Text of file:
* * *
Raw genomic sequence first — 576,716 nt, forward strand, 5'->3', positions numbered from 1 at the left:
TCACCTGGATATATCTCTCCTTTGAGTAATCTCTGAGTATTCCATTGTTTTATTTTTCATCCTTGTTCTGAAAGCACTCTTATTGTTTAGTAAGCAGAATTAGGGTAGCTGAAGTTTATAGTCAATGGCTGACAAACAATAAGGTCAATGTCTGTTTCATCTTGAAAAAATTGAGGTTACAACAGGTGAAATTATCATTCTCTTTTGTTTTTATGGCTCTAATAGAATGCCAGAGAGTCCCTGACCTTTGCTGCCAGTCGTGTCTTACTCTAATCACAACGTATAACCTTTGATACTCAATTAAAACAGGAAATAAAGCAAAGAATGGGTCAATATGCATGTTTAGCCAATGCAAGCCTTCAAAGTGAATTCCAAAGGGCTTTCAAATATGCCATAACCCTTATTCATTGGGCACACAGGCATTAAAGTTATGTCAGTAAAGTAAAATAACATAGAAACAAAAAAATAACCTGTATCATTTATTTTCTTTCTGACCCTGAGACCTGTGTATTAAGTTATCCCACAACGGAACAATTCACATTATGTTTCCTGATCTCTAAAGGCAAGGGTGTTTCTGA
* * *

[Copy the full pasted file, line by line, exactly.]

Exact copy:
Raw genomic sequence first — 576,716 nt, forward strand, 5'->3', positions numbered from 1 at the left:
TCACCTGGATATATCTCTCCTTTGAGTAATCTCTGAGTATTCCATTGTTTTATTTTTCATCCTTGTTCTGAAAGCACTCTTATTGTTTAGTAAGCAGAATTAGGGTAGCTGAAGTTTATAGTCAATGGCTGACAAACAATAAGGTCAATGTCTGTTTCATCTTGAAAAAATTGAGGTTACAACAGGTGAAATTATCATTCTCTTTTGTTTTTATGGCTCTAATAGAATGCCAGAGAGTCCCTGACCTTTGCTGCCAGTCGTGTCTTACTCTAATCACAACGTATAACCTTTGATACTCAATTAAAACAGGAAATAAAGCAAAGAATGGGTCAATATGCATGTTTAGCCAATGCAAGCCTTCAAAGTGAATTCCAAAGGGCTTTCAAATATGCCATAACCCTTATTCATTGGGCACACAGGCATTAAAGTTATGTCAGTAAAGTAAAATAACATAGAAACAAAAAAATAACCTGTATCATTTATTTTCTTTCTGACCCTGAGACCTGTGTATTAAGTTATCCCACAACGGAACAATTCACATTATGTTTCCTGATCTCTAAAGGCAAGGGTGTTTCTGA